Thursday, March 14, 2013

Great balls of dryer.

I had a totally different post planned for today on two castles in Cornwall, but it just ain't happenin'. I'm sorry. I feel terrible. I promise from the bottom of my bad-blogger heart that it'll be up Tuesday, and I'll update my picture-a-day post as well.  Then I have travel adventures in London, Paris, and Amsterdam, plus a surprise that goes along with 'oh, oh, ohh, oh, oh, oh, oh-oh, oh, oh, oh, oh, oh!' - maybe that's not going to translate. 

My hands were idle for too long, so I needed a project. Being that I'm in England, I needed a simple project that would either be functional for Dad after I'm gone, because he doesn't understand the merit in home decor, or a project small enough that I could take it home with me. I'm saying this as if I started this project while I was here, but truth be told, I started it the night before I flew out. My hands were idle for too long while watching The Bachelor. Two hours of that show was stressful this season - I'm was sure someone was going to be seriously injured and the rose ceremony would be in the hospital. And PS don't spoil it for me yet - I'm many episodes behind.

Enter Pinterest.

My friend, Kay, had actually pinned this project, but as she doesn't have a blog, that I know of, or an iPhone, so I can't iMessage her for free while I'm here, I don't know if she's tried this yet.

Originally from here.

It caught my eye for a few reasons. It involved wool, and after my friend knitted me the most fantastic wool circle scarf, I've been wanting to learn how to knit. I've tried teaching myself to no success, so I'm waiting for Alex to teach me. In the meantime, I figured something that involved wool would be a good introductory step. That might be a stretch. Secondly, it claimed to cut the drying time of laundry. My apartment dryer leaves much to be desired and takes about an hour and half to dry clothes. Normal clothes. Small loads. Hour and a half. Anything with a claim to cut down on that time is welcomed with open arms and seal claps. Those alternate, obviously, because you can't seal clap and keep your arms open.

Finding a skein of 100% wool yarn at JoAnn's turned out to be more of a challenge than I expected. I found it without asking for help, though, so it was a win. Win! A diet coke for your success!

I started by wrapping the yarn 20 times about three fingers positioned a bit like a shadow-puppet alligator.

I carefully removed the loop from my fingers and then wrapped the yarn 20 times around the middle to form a bow. I really think the bow is quite charming.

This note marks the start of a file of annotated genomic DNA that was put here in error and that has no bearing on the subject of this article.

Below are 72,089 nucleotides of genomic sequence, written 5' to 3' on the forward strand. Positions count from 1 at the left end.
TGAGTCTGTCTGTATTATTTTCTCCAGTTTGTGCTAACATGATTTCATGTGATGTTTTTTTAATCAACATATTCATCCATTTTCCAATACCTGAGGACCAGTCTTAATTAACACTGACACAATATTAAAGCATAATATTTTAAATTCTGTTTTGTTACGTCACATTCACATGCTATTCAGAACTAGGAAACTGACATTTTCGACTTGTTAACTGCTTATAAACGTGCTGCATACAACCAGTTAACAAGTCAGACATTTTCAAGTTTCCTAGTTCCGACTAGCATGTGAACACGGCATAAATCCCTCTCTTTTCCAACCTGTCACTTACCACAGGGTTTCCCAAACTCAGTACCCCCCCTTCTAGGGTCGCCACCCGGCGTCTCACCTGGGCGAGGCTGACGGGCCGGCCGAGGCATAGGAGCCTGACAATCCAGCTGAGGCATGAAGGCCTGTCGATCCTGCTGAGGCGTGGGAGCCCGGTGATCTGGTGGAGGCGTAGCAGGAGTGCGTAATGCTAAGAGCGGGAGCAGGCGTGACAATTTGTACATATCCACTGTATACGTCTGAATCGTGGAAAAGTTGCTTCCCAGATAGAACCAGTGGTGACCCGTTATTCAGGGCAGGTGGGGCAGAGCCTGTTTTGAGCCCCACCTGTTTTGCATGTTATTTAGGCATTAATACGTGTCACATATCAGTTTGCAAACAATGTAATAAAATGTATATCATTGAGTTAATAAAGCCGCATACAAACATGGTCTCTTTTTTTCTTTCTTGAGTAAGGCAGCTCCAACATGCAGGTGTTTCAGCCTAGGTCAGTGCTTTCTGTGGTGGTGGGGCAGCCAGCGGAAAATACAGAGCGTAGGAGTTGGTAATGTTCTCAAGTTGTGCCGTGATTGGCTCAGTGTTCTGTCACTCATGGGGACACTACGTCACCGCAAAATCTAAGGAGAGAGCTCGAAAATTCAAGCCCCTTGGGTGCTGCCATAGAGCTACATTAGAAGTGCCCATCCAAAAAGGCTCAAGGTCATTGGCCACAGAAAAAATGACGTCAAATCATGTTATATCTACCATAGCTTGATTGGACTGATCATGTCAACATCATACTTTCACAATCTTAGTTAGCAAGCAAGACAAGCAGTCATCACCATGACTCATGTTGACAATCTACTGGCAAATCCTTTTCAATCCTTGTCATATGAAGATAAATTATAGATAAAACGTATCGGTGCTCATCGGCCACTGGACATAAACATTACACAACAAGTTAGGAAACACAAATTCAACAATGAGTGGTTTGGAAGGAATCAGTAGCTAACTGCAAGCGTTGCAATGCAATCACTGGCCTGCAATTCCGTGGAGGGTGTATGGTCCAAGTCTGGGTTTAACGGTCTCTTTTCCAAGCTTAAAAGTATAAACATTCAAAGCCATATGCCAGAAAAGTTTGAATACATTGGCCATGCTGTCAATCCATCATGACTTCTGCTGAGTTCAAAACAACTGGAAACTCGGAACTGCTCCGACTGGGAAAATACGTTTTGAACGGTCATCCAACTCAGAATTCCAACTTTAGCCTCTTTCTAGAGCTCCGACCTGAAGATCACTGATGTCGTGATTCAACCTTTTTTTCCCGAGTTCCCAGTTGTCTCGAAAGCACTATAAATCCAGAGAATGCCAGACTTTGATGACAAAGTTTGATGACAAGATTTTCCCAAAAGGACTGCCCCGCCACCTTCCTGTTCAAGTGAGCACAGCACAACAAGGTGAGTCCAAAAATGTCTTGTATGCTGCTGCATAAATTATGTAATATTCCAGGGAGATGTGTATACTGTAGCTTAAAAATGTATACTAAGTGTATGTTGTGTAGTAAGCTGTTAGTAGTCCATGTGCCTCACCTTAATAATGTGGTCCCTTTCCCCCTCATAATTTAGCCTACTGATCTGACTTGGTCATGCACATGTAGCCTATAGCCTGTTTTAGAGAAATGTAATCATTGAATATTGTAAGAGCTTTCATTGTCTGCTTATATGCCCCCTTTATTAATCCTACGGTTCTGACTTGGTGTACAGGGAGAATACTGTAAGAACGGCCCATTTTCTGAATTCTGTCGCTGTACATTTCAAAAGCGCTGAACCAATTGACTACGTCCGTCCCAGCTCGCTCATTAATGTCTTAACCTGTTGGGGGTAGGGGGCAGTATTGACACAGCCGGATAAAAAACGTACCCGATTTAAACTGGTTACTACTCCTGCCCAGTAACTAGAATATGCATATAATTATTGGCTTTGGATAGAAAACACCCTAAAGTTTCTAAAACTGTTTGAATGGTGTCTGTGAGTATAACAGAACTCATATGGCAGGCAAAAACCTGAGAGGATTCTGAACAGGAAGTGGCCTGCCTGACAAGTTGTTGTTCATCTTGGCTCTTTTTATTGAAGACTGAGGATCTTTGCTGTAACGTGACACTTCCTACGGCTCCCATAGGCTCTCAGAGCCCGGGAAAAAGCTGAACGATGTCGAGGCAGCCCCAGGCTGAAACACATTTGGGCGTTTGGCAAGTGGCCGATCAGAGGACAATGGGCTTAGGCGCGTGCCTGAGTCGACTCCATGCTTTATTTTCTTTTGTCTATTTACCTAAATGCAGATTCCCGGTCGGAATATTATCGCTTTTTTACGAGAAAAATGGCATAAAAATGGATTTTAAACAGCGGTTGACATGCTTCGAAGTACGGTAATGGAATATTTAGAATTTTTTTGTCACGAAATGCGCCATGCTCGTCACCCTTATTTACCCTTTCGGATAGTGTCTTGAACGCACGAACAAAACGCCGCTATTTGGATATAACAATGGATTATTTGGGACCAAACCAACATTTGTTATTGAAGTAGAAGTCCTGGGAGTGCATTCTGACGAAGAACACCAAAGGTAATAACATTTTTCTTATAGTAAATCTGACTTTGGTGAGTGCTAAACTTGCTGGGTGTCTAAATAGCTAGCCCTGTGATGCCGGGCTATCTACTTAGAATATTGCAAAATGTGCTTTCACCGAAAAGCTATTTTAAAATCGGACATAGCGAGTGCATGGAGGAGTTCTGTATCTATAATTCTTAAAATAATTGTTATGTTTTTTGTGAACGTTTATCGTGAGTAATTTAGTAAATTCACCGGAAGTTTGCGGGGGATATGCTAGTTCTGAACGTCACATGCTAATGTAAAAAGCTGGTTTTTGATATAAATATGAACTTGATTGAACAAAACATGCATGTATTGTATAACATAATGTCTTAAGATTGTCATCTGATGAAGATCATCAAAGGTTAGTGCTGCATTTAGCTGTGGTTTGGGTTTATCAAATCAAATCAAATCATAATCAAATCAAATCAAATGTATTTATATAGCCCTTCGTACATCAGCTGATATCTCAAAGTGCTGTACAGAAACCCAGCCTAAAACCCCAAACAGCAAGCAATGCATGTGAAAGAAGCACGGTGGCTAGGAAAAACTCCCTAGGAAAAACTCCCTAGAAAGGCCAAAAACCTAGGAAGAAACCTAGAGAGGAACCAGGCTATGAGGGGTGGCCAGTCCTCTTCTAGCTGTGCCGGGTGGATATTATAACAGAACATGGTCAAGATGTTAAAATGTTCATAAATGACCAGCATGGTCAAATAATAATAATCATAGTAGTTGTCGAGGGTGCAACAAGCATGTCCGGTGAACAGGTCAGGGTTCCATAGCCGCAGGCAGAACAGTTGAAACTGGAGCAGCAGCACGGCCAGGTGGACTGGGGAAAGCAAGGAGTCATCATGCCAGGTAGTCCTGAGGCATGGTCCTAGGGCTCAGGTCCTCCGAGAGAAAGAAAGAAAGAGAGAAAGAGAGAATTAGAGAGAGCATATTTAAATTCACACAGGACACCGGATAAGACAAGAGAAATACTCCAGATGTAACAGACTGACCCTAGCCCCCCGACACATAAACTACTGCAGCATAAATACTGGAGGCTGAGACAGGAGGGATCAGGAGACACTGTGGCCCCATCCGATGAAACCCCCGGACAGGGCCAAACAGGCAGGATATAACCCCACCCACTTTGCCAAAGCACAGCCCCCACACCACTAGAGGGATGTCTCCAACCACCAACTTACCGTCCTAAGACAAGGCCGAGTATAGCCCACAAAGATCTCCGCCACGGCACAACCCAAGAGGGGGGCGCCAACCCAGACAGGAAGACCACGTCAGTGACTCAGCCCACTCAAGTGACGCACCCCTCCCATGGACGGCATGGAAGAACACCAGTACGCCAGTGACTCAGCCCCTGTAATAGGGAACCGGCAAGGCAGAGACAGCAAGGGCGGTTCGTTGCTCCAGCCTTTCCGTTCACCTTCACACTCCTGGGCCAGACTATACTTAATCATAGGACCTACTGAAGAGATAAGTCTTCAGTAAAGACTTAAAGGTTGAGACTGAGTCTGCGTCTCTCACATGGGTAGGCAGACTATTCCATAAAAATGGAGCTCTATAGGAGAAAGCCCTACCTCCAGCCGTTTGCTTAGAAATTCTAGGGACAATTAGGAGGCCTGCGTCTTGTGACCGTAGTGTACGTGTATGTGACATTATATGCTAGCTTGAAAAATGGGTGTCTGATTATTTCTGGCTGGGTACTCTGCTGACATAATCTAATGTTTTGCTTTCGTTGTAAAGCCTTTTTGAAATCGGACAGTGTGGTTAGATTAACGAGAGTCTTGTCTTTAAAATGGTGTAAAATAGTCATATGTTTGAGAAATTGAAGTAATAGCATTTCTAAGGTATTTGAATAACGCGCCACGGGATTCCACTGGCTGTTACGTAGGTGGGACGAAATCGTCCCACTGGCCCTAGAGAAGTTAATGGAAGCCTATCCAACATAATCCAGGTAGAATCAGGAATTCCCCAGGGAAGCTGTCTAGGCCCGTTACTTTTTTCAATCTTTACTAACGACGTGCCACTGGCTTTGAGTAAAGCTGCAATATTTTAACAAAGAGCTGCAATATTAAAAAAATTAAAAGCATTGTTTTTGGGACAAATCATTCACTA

Then I lost all form and pretty shapes and smashed the yarn about in the formation of a yarn ball. To start, I wrapped any which way that I could to gather the pieces. As the yarn ball grew, I followed more of a patten and overlapped sections.

Henry grew more and more interested in my project as the skein of yarn rolled along the floor and her sister and cousin refused to play with her. What a creepy little lurker.

Once I had a yarn ball about two-inches in diameter, I cut the string and shoved the end under a few layers to hold it tight. It's not safe, but I used the scissors to jam it in there.

I made six yarns balls total; I sacrificed one to the cats, and kept five of various sizes, from two- to four-inches in diameter. I then stuffed them into a leg of my nylons, separating them with a piece of embroidery floss tied tight between them. It's so tight that you can't really see it below. I would recommend using old nylons for this. I was careful, but when cutting the embroidery floss after the washing and drying process, I nicked the nylons and we all know how well nylons hold up with holes.

 I threw the nylon-yarn-ball contraption into the washer with a load of towels. The original tutorial suggests washing these at the highest heat possible and drying at the highest heat possible. Unfortunately on Dad's English washer and dryer, there aren't many options. I did the best I could to heat up the water and heat, and I think it worked well enough. They came out the dryer felted, which I take to mean that the fibers morphed together a bit.

Then for the true test. I ran two similiar-sized loads on laundry - the first as a control load, the second with two dryer balls. Drum roll, please. Nothing happened. Womp womp wooomppp. The first load took 80 minutes to dry, and the second took maybe 75 minutes. I'm not giving up yet though - I'll follow up with a second test once I'm back in the states, and then, well, I guess I'll have Christmas presents for the cats ready to go.


  1. I did indeed make mine. I had the slight problem of one ball unrolling and causing an ungodly mess in my laundry after my first felting attempt. As soon as I re-roll it, I'm going to try again. I didn't notice a huge difference in drying time on the initial run through, but my clothing did smell pretty good (I put some grapefruit essential oil on my dryer balls). I'll let you know if they end up working better next time!

    1. I didn't have any oil, so nothing on that front. I'm really hoping these will work once I'm back in the states. I really want to like them.


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